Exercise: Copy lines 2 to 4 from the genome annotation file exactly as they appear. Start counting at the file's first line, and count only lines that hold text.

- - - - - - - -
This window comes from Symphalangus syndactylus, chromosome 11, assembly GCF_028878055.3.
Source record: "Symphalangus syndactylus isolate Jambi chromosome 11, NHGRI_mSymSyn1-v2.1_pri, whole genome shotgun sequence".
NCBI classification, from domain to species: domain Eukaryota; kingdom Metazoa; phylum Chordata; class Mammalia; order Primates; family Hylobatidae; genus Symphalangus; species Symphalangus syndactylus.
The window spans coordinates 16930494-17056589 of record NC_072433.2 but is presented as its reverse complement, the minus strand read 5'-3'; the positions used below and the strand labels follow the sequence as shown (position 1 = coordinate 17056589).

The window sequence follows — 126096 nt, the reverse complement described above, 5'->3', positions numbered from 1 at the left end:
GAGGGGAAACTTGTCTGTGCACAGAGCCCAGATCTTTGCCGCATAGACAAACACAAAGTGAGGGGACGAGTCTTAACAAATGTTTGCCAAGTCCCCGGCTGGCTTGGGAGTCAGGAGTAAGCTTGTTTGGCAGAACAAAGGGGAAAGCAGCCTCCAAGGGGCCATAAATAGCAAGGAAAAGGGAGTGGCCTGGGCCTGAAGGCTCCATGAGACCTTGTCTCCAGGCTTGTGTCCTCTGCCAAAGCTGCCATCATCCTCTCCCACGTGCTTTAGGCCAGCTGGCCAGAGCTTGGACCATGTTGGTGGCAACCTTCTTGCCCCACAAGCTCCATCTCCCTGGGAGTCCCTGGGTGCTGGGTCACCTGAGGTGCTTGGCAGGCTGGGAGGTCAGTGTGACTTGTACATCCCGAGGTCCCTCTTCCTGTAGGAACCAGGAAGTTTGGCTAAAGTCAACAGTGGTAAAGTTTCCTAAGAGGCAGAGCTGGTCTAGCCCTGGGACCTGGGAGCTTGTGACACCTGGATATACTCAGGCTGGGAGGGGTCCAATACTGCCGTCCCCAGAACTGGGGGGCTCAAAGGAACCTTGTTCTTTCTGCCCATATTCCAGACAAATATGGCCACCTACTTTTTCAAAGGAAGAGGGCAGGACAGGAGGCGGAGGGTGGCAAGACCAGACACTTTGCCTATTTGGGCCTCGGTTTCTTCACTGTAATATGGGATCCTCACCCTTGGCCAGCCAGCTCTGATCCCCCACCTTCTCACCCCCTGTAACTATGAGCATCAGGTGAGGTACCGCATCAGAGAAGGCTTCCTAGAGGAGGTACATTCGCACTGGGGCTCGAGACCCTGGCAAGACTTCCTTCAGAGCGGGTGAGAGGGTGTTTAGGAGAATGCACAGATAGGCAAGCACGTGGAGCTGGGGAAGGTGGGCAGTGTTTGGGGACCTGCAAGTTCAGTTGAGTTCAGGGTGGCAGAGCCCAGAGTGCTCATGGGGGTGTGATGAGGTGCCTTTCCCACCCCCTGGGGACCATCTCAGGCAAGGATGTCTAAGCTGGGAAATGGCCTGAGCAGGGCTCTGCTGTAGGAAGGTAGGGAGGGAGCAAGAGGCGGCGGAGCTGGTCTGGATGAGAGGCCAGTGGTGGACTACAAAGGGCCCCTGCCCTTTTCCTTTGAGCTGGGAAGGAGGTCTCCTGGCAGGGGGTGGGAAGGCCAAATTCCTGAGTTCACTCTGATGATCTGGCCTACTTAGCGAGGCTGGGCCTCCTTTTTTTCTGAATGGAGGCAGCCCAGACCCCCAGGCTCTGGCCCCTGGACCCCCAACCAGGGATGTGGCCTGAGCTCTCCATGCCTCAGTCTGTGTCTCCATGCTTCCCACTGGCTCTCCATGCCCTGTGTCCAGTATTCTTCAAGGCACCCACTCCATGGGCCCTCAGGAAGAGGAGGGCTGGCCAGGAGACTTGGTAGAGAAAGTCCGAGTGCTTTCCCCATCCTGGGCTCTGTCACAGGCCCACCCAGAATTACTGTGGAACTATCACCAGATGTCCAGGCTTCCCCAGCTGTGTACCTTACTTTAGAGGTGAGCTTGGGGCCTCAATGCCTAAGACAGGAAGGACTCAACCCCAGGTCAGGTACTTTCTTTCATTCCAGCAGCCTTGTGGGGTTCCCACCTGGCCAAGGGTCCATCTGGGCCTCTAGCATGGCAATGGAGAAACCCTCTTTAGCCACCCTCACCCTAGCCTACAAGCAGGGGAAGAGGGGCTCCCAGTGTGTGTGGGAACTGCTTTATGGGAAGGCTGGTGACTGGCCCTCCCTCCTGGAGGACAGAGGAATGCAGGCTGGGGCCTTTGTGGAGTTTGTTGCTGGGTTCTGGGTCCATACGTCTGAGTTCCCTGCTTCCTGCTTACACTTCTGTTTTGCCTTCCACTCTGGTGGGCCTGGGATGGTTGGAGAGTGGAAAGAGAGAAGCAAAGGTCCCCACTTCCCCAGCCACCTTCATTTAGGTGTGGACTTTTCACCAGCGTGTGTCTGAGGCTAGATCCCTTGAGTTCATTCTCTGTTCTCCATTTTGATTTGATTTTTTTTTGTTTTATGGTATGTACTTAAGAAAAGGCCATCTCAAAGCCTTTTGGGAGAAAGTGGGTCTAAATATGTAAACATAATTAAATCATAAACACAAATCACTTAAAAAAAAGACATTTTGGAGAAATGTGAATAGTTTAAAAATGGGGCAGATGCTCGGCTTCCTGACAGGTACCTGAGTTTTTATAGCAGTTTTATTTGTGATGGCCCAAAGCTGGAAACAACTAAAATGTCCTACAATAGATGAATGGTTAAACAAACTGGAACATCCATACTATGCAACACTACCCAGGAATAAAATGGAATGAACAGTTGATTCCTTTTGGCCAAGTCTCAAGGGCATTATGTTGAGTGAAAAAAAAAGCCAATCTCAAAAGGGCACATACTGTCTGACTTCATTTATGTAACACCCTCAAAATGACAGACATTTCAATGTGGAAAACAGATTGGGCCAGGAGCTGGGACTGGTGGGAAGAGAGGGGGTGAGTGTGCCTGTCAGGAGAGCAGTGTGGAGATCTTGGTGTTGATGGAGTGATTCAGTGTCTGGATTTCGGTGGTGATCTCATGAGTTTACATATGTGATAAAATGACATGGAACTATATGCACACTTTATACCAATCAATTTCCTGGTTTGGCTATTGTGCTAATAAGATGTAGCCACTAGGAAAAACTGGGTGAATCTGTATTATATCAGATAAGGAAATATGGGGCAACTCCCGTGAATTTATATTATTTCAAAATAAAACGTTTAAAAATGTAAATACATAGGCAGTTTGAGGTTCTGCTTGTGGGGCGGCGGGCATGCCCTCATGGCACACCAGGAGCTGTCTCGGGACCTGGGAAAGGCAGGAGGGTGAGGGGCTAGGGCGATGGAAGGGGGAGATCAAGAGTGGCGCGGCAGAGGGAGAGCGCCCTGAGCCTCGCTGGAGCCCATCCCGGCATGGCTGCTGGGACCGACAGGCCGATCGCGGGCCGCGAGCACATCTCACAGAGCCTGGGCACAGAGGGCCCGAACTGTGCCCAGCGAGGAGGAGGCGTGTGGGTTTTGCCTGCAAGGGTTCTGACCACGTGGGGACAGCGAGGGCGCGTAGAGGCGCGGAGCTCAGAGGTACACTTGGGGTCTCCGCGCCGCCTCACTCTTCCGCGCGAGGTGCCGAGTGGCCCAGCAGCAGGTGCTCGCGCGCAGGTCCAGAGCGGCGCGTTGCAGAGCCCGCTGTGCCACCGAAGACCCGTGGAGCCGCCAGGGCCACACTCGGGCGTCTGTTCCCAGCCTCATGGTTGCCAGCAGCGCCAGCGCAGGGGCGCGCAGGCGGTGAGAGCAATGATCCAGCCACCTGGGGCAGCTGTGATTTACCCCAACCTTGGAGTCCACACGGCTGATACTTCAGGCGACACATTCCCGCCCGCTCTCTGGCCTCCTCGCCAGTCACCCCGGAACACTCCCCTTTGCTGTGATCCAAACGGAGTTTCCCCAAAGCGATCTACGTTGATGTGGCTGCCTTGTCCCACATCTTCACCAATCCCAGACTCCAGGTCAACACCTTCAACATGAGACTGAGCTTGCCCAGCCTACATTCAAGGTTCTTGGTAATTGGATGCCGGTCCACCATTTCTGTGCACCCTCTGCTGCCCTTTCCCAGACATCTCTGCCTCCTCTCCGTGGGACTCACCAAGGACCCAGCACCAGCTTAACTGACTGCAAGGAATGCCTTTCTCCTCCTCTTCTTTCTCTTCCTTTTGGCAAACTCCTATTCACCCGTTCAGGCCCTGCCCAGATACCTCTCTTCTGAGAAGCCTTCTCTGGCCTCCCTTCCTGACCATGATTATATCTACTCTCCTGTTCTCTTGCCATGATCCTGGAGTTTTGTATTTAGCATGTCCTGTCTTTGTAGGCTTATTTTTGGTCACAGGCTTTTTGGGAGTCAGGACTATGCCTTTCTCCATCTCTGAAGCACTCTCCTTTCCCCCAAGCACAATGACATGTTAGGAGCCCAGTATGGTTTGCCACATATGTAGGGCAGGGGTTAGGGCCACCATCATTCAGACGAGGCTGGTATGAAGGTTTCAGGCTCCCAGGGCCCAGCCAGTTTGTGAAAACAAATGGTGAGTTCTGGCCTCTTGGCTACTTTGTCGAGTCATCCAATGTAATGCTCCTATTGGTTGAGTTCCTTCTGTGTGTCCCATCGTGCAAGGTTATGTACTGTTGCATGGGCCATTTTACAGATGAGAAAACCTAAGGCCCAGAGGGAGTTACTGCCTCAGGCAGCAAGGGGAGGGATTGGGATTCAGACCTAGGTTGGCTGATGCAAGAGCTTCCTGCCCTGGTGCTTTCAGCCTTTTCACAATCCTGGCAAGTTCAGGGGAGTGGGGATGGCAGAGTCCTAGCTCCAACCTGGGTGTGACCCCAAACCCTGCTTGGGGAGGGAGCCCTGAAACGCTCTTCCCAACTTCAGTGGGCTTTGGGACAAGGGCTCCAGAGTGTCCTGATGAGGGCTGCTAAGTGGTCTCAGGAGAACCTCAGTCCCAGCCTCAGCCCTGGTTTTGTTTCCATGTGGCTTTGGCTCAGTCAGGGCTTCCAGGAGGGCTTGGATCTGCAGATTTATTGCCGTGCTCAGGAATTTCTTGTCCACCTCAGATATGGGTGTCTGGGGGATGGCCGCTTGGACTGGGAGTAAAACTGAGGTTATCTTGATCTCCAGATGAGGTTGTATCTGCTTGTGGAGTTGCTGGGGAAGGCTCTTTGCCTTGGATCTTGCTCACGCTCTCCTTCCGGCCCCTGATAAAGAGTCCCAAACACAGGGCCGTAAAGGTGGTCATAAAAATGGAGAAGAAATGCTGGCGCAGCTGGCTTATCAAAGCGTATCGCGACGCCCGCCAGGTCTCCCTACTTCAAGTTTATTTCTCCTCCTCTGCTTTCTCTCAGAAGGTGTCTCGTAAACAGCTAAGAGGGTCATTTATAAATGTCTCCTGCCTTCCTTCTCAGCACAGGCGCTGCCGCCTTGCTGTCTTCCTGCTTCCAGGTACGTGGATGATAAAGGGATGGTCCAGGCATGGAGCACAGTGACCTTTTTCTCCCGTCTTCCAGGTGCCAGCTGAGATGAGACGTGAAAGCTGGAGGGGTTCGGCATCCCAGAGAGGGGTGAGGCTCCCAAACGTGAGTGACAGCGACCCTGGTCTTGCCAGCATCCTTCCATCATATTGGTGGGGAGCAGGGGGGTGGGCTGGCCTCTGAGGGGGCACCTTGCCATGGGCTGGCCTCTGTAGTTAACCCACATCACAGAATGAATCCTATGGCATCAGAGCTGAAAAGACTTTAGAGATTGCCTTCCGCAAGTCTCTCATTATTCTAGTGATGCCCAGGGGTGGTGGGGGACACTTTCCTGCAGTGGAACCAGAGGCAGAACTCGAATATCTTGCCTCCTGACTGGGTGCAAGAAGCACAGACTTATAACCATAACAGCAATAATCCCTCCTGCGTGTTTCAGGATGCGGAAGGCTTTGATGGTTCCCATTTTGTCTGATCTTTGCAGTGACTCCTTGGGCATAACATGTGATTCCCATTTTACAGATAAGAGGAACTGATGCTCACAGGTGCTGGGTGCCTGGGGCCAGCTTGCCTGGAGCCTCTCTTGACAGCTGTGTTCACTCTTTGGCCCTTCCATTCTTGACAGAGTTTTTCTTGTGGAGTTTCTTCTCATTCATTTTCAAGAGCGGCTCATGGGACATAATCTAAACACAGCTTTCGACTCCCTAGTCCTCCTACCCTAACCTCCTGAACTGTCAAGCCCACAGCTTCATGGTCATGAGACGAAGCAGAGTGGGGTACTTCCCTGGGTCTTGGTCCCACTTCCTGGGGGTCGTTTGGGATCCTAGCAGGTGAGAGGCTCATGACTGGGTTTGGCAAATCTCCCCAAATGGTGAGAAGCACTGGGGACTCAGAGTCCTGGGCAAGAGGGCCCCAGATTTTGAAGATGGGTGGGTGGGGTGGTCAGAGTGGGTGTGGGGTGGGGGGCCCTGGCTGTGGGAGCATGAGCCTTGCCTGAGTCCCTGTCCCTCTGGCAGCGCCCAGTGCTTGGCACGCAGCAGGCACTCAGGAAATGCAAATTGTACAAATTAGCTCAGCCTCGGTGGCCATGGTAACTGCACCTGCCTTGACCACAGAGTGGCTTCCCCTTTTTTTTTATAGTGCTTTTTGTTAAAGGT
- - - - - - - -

Source record: "Symphalangus syndactylus isolate Jambi chromosome 11, NHGRI_mSymSyn1-v2.1_pri, whole genome shotgun sequence".
NCBI classification, from domain to species: domain Eukaryota; kingdom Metazoa; phylum Chordata; class Mammalia; order Primates; family Hylobatidae; genus Symphalangus; species Symphalangus syndactylus.
The window spans coordinates 16930494-17056589 of record NC_072433.2 but is presented as its reverse complement, the minus strand read 5'-3'; the positions used below and the strand labels follow the sequence as shown (position 1 = coordinate 17056589).